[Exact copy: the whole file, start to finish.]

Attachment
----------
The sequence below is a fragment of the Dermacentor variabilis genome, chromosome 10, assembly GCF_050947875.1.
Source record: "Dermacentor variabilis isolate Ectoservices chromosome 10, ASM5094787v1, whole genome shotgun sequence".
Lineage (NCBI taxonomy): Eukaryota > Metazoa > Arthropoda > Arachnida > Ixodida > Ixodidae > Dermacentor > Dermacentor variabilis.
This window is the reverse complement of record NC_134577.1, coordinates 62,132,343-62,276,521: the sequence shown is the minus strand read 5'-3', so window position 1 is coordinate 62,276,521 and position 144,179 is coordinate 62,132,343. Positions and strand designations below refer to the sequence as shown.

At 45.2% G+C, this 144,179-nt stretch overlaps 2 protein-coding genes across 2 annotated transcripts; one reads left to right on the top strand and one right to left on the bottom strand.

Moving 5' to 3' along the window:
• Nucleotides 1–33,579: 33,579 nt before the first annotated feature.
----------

The sequence below is a fragment of the Dermacentor variabilis genome, chromosome 10, assembly GCF_050947875.1.
Source record: "Dermacentor variabilis isolate Ectoservices chromosome 10, ASM5094787v1, whole genome shotgun sequence".
Lineage (NCBI taxonomy): Eukaryota > Metazoa > Arthropoda > Arachnida > Ixodida > Ixodidae > Dermacentor > Dermacentor variabilis.
This window is the reverse complement of record NC_134577.1, coordinates 62,132,343-62,276,521: the sequence shown is the minus strand read 5'-3', so window position 1 is coordinate 62,276,521 and position 144,179 is coordinate 62,132,343. Positions and strand designations below refer to the sequence as shown.

At 45.2% G+C, this 144,179-nt stretch overlaps 2 protein-coding genes across 2 annotated transcripts; one reads left to right on the top strand and one right to left on the bottom strand.

Moving 5' to 3' along the window:
• Nucleotides 1–33,579: 33,579 nt before the first annotated feature.